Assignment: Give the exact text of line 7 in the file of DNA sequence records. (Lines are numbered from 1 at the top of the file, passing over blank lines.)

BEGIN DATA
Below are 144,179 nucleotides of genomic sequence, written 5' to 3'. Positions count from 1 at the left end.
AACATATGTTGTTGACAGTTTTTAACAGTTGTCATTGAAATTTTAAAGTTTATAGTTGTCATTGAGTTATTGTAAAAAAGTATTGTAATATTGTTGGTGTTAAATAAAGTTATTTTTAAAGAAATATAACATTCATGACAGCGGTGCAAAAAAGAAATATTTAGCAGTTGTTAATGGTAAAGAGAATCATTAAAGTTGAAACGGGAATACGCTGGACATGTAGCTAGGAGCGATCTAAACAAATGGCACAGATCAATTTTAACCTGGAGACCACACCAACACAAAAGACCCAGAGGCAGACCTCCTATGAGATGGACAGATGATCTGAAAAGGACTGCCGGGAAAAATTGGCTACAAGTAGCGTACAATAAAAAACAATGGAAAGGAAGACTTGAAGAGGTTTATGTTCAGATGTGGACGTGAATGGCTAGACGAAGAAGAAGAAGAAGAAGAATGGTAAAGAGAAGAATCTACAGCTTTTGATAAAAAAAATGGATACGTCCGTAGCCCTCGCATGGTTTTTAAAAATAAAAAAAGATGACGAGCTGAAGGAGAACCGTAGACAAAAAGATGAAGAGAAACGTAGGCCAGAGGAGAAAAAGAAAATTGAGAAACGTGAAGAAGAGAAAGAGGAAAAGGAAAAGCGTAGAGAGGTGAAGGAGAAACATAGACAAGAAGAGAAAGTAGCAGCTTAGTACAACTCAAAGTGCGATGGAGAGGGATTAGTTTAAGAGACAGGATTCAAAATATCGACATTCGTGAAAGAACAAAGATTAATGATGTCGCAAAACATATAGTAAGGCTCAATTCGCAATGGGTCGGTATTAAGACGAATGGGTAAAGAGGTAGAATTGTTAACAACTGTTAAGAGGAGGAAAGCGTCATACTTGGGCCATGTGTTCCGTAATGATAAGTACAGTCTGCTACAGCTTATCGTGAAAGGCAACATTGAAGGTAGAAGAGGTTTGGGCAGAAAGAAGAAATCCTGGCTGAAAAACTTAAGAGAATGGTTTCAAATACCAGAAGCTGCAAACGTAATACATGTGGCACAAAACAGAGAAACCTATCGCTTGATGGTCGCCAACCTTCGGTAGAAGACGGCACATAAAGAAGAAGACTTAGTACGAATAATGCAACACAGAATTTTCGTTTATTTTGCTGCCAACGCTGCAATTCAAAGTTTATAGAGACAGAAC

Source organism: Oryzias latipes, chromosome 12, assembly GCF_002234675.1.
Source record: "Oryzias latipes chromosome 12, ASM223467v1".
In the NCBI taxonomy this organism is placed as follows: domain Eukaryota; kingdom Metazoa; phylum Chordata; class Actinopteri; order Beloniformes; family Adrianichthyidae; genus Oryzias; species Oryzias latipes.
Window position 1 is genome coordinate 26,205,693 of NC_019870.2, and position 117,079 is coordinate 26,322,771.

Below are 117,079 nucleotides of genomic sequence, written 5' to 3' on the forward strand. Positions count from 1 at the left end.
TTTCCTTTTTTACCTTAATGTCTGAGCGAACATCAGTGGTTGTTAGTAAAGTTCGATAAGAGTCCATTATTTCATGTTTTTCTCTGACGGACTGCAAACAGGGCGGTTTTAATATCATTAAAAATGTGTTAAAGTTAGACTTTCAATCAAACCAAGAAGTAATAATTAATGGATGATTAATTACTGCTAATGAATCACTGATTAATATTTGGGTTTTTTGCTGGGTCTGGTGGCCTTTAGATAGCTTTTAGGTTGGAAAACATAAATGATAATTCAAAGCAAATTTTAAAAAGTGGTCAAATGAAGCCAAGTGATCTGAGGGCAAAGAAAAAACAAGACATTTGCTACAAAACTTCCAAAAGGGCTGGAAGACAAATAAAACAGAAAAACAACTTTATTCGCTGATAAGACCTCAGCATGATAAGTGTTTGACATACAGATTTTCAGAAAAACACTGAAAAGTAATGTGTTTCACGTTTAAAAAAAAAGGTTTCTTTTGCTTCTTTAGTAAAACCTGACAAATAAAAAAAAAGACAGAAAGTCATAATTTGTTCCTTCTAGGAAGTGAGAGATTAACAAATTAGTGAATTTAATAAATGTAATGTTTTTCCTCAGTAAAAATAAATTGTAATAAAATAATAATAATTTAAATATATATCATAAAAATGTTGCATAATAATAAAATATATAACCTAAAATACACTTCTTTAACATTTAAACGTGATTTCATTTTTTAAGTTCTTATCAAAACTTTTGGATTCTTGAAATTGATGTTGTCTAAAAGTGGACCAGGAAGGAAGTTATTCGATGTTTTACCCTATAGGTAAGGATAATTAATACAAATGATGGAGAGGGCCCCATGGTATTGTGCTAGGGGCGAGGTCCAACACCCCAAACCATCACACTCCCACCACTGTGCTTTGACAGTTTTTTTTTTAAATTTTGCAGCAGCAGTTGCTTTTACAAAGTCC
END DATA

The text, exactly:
Below are 117,079 nucleotides of genomic sequence, written 5' to 3' on the forward strand. Positions count from 1 at the left end.